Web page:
Anybody know a way to overcome JavaScript fatigue ?

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    @theScientist I can relate that you never worked with angular or node.. I love node but the poor syntax verification of js is a real overhead..
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    Use a good language
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    It's trying to turn a super-tanker. It has too much momentum right now. I think you might need to consider choosing a particular part of the whole ecosystem and try to learn it. I've no idea which direction to advise though. This expectation of being know-all in the JS space regardless of framework is becoming nonsense.
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    Use TypeScript. You will never want to go back.
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    Good ol' server side languages fatigue? .Net fatigue? No?
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    yeah typescript or http://elm-lang.org/

    Elm has a imutable haskell like syntax that compiles into js html css. It inspired facebook to create react. And the js just works because it has one of the most usefull and friendly compiler.
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    TypeScript is stupid, and useless.

    Have you seen what it compiles to? Straight JS without any type facilities, whatsoever. No checking types, nothing. You're literally just writing more code, that in the end gets taken out. What's the fucking point?
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    @nicholai assuming you are open-minded and not religious about your dev choices, I'll try to express the advantages I had from using it for 2 years:

    1. When a project reaches a certain size and you have more than one developer on it, JavaScript tends to become "read-only". Hardly any developer really reads large documentation, and writing good documentation (and keeping it up to date) is hard.
    Even if you have high unit test coverage, knowing if the changes you did will break any code down the line is not trivial, it's not uncommon for errors to face up in production.
    Since TypeScript is "compiled", you can catch a lot of these errors during development already. It is considered the "first unit test".
    2. Type checking and auto competition - having the annotations for the code you are using available right there as you type is such a workflow improvement. Have an options hash with 30 different options? No problem, you get autocompletion as you type. Can't remember what the option does?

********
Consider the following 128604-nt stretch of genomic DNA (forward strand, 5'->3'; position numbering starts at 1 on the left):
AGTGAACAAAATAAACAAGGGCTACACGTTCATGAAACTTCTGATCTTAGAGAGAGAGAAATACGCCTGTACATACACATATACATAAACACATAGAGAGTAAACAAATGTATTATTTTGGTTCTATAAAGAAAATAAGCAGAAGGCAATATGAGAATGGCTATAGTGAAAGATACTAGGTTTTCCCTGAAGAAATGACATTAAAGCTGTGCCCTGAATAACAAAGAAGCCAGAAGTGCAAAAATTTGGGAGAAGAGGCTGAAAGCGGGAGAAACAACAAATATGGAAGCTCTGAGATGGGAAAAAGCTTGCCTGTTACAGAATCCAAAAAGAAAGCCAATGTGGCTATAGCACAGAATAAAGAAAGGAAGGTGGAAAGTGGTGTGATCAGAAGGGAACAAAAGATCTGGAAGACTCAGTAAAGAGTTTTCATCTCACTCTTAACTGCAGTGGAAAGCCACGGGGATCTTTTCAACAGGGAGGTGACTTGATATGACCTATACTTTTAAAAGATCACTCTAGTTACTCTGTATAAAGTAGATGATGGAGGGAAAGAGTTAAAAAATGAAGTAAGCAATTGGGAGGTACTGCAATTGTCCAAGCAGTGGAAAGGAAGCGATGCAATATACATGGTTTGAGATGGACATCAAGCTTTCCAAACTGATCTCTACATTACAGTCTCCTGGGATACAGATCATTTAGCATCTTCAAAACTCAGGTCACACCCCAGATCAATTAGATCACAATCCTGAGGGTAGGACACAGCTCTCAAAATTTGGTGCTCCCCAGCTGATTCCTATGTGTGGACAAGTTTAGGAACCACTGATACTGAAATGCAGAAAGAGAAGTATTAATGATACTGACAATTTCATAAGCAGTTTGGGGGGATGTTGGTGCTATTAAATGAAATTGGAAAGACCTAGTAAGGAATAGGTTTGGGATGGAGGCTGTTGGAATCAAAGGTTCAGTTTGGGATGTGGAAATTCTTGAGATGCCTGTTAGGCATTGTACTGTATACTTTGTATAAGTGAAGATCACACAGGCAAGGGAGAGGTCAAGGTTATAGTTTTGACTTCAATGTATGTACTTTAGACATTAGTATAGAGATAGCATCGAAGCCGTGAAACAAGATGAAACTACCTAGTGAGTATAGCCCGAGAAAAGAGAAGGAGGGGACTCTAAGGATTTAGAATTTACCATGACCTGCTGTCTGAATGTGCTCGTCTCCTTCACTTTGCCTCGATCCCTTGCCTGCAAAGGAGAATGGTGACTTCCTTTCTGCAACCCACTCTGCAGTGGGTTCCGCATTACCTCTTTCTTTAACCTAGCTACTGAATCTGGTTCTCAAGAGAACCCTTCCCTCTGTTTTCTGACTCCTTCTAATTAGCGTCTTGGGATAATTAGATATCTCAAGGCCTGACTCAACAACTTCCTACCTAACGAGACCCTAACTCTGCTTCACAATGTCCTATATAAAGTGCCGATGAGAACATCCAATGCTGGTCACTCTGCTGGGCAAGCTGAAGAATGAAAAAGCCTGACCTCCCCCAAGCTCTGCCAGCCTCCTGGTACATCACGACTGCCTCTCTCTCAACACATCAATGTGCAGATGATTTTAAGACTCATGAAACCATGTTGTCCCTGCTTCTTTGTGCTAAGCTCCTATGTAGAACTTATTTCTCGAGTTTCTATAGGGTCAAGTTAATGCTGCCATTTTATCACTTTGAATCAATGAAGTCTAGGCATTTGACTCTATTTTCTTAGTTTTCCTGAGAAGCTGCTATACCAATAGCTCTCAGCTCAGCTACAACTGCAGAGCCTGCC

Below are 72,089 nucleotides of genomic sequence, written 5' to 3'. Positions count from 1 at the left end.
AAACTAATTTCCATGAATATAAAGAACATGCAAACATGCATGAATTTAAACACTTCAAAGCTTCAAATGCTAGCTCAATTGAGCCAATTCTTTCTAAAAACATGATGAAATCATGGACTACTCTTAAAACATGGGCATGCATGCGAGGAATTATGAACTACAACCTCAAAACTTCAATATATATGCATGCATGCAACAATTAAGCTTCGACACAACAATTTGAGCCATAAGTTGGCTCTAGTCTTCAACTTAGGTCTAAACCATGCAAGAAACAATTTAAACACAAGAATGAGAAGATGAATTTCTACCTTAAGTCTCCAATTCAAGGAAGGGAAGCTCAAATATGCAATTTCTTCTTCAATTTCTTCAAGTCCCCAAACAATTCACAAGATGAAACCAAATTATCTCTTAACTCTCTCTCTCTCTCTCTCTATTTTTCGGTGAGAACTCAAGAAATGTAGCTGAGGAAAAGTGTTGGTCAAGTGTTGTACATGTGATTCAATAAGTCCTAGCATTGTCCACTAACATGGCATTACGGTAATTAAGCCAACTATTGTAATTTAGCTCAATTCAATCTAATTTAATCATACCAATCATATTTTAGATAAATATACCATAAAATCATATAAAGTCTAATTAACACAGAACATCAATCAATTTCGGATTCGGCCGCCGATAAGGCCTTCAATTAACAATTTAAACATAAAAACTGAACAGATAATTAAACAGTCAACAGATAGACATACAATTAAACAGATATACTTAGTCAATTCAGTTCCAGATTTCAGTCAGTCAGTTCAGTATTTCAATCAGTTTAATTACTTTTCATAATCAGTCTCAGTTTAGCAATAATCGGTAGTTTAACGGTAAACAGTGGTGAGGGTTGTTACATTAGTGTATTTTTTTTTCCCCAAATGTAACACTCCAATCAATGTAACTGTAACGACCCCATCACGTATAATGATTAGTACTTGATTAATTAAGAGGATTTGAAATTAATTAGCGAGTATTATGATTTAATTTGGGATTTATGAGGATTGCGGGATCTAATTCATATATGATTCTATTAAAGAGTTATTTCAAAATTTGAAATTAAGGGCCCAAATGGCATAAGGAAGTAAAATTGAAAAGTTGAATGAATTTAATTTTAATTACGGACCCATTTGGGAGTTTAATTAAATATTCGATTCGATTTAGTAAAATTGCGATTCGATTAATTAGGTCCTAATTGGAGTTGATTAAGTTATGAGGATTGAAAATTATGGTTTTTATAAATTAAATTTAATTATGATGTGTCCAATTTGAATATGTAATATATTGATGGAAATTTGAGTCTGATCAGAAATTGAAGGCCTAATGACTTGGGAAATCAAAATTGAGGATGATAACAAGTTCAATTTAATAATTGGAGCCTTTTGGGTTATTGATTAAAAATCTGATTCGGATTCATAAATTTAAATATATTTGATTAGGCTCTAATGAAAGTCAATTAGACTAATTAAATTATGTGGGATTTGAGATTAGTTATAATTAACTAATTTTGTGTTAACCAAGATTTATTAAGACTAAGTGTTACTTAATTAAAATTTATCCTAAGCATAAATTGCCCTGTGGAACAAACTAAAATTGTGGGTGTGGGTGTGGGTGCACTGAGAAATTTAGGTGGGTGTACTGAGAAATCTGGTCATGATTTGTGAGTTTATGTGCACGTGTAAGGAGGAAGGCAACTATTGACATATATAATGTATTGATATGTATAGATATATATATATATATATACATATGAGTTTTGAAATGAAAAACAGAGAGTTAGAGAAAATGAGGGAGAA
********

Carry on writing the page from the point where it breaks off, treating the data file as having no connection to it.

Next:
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    You can go to the definition with the press of a button.
    3. "Straight JS without any type facilities" - the beauty of it is that you can add semantics which are checked at compile-time without having to ship and execute them in production. Since JavaScript has no methodology of saying "this method needs a number and a bool" other than checking and throwing manually, what's the point of emitting it in JavaScript? Nothing prevents you from using prototype classes and instanceof (which were there from the first implementation of JavaScript, just used wildly wrong a lot of times).
    The type declarations you wrote in TypeScript get emitted as a separate file tho, and can be comsumed in another project to get code analysis and completion there.
    4. "You're literally just writing more code [...] that gets taken out" - Well, you do the same with a JS minifier, you would not name your variables as "a", "b" to use less bandwith of the users.

    Maybe at some point you'll give it another try :)
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    1+2: I can't think of anything that TypeScript will catch for me that any linter wouldn't, XO eg. What are practical cases?
    I have autocompletion using TernJS, and all functions are written using jsdoc syntax which is not hard to write or maintain, so documentation is easy and readily available. This is piece of cake with eg docblockr, so I absolutely disagree with this point.

    3+4: theres a large difference in what you and i are talking about. Minification does not remove syntax. I don't think theres any beauty in it, when you still have to take care of all types manually anyways, considering user input et al. Its still more syntax that serves no practical purpose apart from aesthetics
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    @hawkes just went to read some more about typescript and just felt in love! achieve almost all what I was complaining about on js!
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